Souma Traore, 45, lives with her husband Mahamane and three children in the Bellafarandi district of Timbuktu, a city in Mali located just north of the Niger River on the southern edge of the Sahara Desert. A midwife by training, and a public servant at heart, Souma oversaw the maternity ward at the Kabara Community Health Center before being promoted to technical director of the facility. It is for women like Souma that we pause around International Women’s Day to recognize women’s indispensable but often challenging roles in global health.
Kabara was one of the first district health centers selected to participate in implementing MOMENTUM Integrated Health Resilience activities, which focus on strengthening the capacity of health providers in areas such as voluntary family planning, neonatal obstetric care, immunization, nutrition and managing childhood illness. IMA World Health leads the five-year, USAID-funded MOMENTUM Integrated Health Resilience project, which is part of a suite of innovative MOMENTUM awards designed to holistically strengthen quality voluntary family planning, reproductive health, and maternal, newborn and child health in host countries around the world.
Souma was eager to collaborate with MOMENTUM because of her passion for her work and its impact on reducing maternal and neonatal morbidity and mortality. She has participated in all the project’s available trainings on improving the quality of care and services including Reaching Every District/Reaching Every Community (RED/REC), the Kangaroo Mother Care Method and Achieving Family Planning Compliance.
“My personal interest lies in the capacity building that the project does. It helps me a lot to improve my performance,” says Souma. “In addition, it is the only project that works with us in the field of integrated health resilience. We have a special interest in this because we are in a difficult area and need to be resilient.”
Mali can be a challenging environment for health care, especially for women. Maternal, neonatal and infant mortality rates all remain high, as does the fertility rate, while the use of modern contraception remains relatively low. To complicate matters, regions like Timbuktu lack sufficient numbers of health providers, and those that do exist often lack the capacity to guarantee high-quality care and services.
Moreover, women are underrepresented in positions of responsibility within the health centers. In the Timbuktu health district, for example, only 20 percent of the technical directors are women. Since taking on leadership duties, however, Souma has demonstrated impressive success. Her facility has an excellent reputation due to its technical capacity and the organizational practices she has helped put in place. She serves as a role model among her peers in the district.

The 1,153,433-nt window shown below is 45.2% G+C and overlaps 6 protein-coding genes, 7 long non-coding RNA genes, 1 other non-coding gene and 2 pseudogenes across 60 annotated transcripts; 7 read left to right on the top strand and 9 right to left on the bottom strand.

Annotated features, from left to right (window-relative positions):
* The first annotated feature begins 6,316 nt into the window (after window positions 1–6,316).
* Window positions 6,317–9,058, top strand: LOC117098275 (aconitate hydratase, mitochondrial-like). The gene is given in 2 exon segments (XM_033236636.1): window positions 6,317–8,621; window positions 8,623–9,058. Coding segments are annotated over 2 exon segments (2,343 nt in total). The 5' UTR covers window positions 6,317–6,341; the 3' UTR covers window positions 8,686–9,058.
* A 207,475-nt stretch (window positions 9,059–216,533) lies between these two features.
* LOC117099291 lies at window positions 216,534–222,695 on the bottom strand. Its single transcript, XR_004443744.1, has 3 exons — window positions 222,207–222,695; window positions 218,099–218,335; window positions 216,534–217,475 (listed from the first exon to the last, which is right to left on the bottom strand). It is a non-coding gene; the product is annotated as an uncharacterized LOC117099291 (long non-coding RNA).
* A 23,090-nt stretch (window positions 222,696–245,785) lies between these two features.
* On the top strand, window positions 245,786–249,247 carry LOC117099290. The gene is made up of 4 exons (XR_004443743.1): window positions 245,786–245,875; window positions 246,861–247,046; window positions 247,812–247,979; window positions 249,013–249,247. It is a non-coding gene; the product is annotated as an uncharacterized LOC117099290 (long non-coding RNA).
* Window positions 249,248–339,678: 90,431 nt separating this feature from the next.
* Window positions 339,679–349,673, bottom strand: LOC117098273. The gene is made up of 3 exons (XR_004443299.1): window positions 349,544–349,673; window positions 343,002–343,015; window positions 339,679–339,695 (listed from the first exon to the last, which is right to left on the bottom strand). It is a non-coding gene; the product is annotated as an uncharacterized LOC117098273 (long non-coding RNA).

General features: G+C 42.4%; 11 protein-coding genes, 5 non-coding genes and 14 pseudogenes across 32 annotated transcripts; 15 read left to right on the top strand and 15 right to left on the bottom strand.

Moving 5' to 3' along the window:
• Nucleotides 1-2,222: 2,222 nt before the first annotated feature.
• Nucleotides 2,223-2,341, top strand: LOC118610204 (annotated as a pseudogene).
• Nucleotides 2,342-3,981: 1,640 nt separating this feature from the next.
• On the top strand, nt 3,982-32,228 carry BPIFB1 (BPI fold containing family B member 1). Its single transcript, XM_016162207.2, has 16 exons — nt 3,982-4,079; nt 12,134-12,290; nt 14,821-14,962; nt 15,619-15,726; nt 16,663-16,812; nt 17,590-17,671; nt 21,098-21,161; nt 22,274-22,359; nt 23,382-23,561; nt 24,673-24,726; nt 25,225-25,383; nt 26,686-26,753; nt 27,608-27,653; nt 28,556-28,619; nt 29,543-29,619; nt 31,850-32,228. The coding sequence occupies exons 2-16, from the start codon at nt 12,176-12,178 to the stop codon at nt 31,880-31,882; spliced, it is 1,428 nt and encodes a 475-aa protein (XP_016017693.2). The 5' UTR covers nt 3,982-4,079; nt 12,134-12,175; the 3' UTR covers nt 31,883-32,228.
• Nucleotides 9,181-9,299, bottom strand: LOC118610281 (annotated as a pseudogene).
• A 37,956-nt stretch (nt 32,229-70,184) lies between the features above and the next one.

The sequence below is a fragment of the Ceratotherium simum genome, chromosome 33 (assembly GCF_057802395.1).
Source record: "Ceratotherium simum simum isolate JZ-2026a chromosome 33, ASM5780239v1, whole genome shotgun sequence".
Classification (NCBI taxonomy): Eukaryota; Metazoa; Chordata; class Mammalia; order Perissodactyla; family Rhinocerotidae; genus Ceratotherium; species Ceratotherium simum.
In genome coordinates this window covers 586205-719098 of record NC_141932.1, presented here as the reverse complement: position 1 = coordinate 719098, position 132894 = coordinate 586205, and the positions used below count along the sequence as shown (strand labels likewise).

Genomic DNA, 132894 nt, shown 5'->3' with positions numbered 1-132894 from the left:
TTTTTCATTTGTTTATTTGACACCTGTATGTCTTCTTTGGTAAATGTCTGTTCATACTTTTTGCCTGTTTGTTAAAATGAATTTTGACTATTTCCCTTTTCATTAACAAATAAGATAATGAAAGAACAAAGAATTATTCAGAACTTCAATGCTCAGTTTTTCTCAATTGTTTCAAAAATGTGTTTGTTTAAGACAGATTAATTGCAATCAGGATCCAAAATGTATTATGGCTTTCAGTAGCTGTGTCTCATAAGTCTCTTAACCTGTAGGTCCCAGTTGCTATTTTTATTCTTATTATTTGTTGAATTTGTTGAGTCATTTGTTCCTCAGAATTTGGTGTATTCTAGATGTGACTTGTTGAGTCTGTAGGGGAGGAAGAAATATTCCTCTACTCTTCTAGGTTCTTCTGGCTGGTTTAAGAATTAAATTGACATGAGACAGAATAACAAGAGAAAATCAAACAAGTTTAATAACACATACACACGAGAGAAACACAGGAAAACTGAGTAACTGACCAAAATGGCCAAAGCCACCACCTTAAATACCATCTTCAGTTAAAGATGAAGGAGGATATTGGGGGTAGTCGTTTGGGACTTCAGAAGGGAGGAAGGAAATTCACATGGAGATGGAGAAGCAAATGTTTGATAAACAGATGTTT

Souma also enjoys her interactions with clients. As an active member of the local women’s association, she enlivens discussions on health topics during meetings so that women want to attend and learn more about maternal, child and general health services. “In the center, we do awareness sessions for behavior change in hygiene, vaccination, infant and young child feeding [and] on family planning. The process is slow, but … women are increasingly beginning to attend care services for themselves and their children. I am proud to observe this.”
Women are at the heart of MOMENTUM Integrated Health Resilience not only because of its focus on mothers, newborns and children, but also because its activities are based on the needs expressed by the participants themselves. Once they identify their community priorities for maternal, newborn and child health, as well as for family planning, their input is used to inform the project’s annual work plan and the implementation of activities. Community participation is integral to every phase of the project, and this synergistic approach has proven effective and is highly valued at both the local and national levels.
By partnering with communities, MOMENTUM is already succeeding in Mali. The project involves the entire community in implementing complementary health activities. Teams engage community health associations and community health workers as well as nutrition support groups and crisis and disaster management committees. Wide-ranging activities include strengthening the capacity of the associations to practice good governance, training government officials in relevant technical areas to enhance their performance and responsiveness, and mobilizing communities to strengthen their agility and health resilience.
The results are encouraging. As Souma points out, “I am already seeing an increase in attendance at the health center, and I link it to the advocacy supported by the project. Trust is built, and the cash flow can support the expenses of the health center. This was not the case before.”
Learn more about IMA World Health's commitment to local capacity strengthening alongside the Corus International family.
A version of this story appears on the JSI Research and Training Institute, Inc., website at: https://www.jsi.com/partnering-with-communities-in-mali-to-improve-womens-health/. JSI is a partner with IMA World Health on MOMENTUM Integrated Health Resilience, which is funded by the United States Agency for International Development.